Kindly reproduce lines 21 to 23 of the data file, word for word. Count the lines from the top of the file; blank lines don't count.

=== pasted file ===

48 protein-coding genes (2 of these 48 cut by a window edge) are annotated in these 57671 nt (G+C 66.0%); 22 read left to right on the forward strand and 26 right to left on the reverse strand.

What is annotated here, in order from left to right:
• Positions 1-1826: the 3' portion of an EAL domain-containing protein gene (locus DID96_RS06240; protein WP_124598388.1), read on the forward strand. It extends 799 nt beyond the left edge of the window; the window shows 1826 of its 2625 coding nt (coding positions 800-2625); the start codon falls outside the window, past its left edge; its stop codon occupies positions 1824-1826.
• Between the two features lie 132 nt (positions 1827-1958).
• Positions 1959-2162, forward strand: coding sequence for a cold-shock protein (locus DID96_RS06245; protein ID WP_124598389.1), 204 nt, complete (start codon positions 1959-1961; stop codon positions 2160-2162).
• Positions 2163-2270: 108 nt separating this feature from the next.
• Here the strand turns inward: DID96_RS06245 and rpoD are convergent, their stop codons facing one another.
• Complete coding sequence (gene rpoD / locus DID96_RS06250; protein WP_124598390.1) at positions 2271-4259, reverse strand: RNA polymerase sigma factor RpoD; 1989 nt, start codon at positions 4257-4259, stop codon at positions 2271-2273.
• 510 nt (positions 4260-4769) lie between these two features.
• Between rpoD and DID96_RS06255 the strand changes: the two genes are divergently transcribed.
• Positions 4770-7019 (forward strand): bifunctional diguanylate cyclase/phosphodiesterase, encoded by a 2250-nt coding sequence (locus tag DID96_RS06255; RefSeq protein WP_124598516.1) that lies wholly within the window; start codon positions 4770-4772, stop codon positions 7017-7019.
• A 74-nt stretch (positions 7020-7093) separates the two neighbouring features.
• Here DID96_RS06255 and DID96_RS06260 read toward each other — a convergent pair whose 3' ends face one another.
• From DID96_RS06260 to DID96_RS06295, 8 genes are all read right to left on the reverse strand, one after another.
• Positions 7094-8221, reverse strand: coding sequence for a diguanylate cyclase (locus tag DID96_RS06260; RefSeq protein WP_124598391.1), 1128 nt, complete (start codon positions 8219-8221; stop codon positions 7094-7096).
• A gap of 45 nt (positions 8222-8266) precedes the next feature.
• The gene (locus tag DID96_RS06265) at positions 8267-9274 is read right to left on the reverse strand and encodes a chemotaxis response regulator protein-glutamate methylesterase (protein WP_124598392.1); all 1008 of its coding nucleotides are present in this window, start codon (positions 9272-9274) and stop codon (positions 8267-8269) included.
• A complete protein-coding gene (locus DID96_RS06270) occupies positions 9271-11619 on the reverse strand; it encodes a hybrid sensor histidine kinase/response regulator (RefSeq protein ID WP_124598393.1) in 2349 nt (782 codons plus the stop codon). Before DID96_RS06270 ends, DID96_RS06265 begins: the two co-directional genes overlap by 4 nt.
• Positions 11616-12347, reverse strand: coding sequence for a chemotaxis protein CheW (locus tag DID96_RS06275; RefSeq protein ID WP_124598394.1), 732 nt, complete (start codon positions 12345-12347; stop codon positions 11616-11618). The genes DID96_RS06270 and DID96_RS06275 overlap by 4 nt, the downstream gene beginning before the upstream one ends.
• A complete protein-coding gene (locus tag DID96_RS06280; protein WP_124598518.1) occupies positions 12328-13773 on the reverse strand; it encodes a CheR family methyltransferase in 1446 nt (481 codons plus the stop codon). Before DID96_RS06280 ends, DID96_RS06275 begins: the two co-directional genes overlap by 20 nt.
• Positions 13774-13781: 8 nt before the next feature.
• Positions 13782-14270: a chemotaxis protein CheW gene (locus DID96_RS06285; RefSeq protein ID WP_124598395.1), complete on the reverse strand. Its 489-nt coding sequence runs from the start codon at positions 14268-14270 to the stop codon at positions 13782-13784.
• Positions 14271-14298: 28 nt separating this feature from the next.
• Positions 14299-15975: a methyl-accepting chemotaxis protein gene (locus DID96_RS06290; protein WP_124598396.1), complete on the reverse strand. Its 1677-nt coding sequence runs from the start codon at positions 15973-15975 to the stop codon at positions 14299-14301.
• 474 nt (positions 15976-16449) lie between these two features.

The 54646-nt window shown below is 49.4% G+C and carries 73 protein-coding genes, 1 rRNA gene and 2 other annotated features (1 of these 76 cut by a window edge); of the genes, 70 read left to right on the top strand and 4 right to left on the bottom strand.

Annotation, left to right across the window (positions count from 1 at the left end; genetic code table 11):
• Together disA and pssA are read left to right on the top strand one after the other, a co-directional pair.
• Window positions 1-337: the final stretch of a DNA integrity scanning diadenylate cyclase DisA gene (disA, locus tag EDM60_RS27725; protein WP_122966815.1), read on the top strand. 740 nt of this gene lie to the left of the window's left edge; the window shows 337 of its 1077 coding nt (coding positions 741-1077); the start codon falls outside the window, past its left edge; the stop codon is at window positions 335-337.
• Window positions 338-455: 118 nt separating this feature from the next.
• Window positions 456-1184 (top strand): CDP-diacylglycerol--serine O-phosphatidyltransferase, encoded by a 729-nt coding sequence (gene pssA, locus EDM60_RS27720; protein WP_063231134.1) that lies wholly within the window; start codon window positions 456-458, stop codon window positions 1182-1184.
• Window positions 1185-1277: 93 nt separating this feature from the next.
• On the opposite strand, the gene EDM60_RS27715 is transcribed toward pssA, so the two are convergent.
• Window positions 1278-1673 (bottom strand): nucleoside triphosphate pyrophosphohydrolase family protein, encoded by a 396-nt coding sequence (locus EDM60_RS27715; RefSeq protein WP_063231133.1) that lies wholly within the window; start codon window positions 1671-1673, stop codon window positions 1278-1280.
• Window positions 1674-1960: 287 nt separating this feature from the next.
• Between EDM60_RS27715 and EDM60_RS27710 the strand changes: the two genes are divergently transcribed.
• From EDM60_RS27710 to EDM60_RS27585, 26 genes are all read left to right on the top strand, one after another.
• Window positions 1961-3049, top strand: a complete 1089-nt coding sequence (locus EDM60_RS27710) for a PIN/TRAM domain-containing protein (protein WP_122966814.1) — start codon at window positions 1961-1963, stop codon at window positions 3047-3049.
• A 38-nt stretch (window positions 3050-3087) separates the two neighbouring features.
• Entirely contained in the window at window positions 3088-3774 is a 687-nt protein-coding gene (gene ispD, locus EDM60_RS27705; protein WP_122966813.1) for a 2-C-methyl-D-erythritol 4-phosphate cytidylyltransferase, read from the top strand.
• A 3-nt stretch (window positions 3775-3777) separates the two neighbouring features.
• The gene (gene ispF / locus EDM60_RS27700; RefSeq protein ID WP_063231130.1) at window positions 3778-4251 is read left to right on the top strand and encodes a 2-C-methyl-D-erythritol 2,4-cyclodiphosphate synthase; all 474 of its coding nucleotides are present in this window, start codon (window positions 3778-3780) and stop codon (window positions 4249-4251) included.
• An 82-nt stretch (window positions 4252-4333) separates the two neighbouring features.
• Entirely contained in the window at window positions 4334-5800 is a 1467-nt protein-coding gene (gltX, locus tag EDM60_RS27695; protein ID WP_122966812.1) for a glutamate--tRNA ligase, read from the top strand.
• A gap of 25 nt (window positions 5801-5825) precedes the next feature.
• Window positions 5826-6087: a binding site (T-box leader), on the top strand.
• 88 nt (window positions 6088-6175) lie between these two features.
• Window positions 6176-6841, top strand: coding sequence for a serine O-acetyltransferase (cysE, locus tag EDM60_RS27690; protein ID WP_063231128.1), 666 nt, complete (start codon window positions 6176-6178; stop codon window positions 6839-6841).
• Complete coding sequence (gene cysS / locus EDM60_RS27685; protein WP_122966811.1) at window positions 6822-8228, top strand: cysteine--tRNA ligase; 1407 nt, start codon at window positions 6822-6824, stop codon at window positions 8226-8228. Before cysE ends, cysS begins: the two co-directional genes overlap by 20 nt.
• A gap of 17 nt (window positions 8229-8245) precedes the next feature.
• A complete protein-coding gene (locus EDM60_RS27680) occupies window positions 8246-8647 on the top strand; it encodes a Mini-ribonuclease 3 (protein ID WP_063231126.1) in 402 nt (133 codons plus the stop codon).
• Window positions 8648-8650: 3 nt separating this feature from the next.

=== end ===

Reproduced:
• Positions 13774-13781: 8 nt before the next feature.
• Positions 13782-14270: a chemotaxis protein CheW gene (locus DID96_RS06285; RefSeq protein ID WP_124598395.1), complete on the reverse strand. Its 489-nt coding sequence runs from the start codon at positions 14268-14270 to the stop codon at positions 13782-13784.
• Positions 14271-14298: 28 nt separating this feature from the next.